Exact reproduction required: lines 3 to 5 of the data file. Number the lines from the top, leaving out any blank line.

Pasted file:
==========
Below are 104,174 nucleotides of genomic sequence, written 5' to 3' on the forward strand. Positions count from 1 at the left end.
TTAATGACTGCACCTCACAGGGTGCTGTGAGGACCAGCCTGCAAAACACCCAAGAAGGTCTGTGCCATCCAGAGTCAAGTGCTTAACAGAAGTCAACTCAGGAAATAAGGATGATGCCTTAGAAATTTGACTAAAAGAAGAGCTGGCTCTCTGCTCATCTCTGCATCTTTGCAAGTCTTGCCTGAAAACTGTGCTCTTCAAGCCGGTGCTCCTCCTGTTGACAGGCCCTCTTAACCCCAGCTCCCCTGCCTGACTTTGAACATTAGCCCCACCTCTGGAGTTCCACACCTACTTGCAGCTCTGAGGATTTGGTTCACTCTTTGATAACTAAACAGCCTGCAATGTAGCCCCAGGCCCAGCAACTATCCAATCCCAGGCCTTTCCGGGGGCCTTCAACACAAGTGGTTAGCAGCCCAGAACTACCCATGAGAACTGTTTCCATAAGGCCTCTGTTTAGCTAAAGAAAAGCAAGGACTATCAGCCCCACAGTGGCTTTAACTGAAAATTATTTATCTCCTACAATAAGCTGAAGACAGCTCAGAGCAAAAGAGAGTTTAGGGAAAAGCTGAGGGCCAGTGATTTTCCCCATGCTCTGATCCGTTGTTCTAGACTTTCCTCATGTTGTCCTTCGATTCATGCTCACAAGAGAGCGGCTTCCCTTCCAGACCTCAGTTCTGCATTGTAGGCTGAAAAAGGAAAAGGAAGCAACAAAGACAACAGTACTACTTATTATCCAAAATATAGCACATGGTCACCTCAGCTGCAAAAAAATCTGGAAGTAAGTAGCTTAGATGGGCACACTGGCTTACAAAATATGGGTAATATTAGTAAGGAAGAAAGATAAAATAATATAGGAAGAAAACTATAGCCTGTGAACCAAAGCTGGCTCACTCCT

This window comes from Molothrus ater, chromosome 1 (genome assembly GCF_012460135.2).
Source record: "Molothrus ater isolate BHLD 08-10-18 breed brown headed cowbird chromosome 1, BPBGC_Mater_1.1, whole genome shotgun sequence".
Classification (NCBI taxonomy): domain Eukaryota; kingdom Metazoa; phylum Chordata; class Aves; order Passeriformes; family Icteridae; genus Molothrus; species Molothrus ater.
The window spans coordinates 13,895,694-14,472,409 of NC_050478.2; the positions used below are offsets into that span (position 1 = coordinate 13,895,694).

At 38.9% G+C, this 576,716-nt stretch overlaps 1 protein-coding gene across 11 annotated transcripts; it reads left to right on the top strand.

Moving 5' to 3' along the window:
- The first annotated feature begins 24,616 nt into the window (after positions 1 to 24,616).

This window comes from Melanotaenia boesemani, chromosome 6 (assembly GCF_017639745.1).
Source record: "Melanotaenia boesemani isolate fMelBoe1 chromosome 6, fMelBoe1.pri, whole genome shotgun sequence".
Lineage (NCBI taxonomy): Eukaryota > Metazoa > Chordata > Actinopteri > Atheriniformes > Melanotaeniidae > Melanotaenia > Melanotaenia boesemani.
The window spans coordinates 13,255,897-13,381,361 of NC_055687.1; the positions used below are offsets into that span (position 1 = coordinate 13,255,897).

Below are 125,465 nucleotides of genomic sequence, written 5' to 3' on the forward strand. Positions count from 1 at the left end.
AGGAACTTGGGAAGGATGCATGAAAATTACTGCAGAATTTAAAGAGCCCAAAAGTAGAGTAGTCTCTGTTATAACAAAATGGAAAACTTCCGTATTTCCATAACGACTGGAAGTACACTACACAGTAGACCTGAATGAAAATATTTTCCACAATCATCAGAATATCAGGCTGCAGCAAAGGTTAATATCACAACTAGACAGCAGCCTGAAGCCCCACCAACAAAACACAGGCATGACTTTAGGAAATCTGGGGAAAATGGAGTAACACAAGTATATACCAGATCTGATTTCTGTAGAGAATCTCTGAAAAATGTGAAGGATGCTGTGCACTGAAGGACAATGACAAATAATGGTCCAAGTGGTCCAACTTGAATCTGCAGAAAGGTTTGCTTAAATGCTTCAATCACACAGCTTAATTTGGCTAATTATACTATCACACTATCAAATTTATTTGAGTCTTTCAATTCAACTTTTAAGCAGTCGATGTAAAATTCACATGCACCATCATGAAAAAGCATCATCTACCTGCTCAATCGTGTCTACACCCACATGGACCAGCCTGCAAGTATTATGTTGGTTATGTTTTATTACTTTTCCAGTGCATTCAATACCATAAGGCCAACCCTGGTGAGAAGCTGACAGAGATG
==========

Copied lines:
This window comes from Molothrus ater, chromosome 1 (genome assembly GCF_012460135.2).
Source record: "Molothrus ater isolate BHLD 08-10-18 breed brown headed cowbird chromosome 1, BPBGC_Mater_1.1, whole genome shotgun sequence".
Classification (NCBI taxonomy): domain Eukaryota; kingdom Metazoa; phylum Chordata; class Aves; order Passeriformes; family Icteridae; genus Molothrus; species Molothrus ater.